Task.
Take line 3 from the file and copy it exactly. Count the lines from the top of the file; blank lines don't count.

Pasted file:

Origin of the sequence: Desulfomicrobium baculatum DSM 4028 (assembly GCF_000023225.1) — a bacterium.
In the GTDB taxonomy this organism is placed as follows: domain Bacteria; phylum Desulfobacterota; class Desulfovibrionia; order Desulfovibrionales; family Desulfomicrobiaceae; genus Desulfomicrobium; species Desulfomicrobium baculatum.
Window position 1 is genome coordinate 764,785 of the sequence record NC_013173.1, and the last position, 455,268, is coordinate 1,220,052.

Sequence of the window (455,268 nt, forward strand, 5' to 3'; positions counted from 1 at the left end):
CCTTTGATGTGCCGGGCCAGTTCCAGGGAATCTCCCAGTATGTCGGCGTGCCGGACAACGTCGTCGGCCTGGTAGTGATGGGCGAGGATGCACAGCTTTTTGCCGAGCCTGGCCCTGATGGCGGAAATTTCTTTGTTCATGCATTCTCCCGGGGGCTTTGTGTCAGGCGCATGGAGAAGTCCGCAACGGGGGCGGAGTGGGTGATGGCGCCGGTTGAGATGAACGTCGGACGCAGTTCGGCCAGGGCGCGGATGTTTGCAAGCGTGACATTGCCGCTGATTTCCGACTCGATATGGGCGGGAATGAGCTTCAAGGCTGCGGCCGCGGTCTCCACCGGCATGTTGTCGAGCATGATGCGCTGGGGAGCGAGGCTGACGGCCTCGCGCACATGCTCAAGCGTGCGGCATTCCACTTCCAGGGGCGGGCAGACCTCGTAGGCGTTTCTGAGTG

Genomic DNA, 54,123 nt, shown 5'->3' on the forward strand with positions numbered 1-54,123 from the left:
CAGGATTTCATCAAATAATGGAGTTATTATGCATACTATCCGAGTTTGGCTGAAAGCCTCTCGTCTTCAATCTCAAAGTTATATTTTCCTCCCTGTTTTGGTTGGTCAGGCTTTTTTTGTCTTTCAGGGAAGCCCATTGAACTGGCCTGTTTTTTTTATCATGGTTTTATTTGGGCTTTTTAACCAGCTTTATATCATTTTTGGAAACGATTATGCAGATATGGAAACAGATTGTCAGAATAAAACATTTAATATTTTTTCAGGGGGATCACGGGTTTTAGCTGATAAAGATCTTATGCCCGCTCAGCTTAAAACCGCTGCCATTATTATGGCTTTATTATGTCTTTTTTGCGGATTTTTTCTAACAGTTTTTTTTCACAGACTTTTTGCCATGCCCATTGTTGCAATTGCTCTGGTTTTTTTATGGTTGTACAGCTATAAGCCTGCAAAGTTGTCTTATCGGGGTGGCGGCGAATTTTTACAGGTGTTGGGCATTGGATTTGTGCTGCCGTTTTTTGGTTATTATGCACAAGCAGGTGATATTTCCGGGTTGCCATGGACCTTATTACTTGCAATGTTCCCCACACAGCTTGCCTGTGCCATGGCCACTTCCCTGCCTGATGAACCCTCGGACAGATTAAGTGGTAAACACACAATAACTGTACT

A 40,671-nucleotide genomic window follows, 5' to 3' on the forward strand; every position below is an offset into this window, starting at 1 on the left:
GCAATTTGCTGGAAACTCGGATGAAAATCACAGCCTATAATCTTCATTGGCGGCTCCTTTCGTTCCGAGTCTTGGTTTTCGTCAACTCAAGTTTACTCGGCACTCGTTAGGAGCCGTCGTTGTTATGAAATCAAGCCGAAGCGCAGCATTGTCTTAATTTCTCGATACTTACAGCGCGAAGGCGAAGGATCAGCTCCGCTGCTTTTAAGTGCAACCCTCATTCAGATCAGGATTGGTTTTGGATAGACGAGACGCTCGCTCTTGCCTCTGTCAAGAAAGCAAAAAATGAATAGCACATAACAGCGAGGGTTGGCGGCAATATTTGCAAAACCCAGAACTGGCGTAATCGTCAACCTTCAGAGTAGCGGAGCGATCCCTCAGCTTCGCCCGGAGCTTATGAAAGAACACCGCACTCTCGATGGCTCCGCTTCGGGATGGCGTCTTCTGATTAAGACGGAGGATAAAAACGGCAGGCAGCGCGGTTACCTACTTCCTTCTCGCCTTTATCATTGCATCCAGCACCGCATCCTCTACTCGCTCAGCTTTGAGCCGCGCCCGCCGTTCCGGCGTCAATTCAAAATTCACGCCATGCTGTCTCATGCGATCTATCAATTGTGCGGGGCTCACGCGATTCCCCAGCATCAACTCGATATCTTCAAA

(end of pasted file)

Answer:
Window position 1 is genome coordinate 764,785 of the sequence record NC_013173.1, and the last position, 455,268, is coordinate 1,220,052.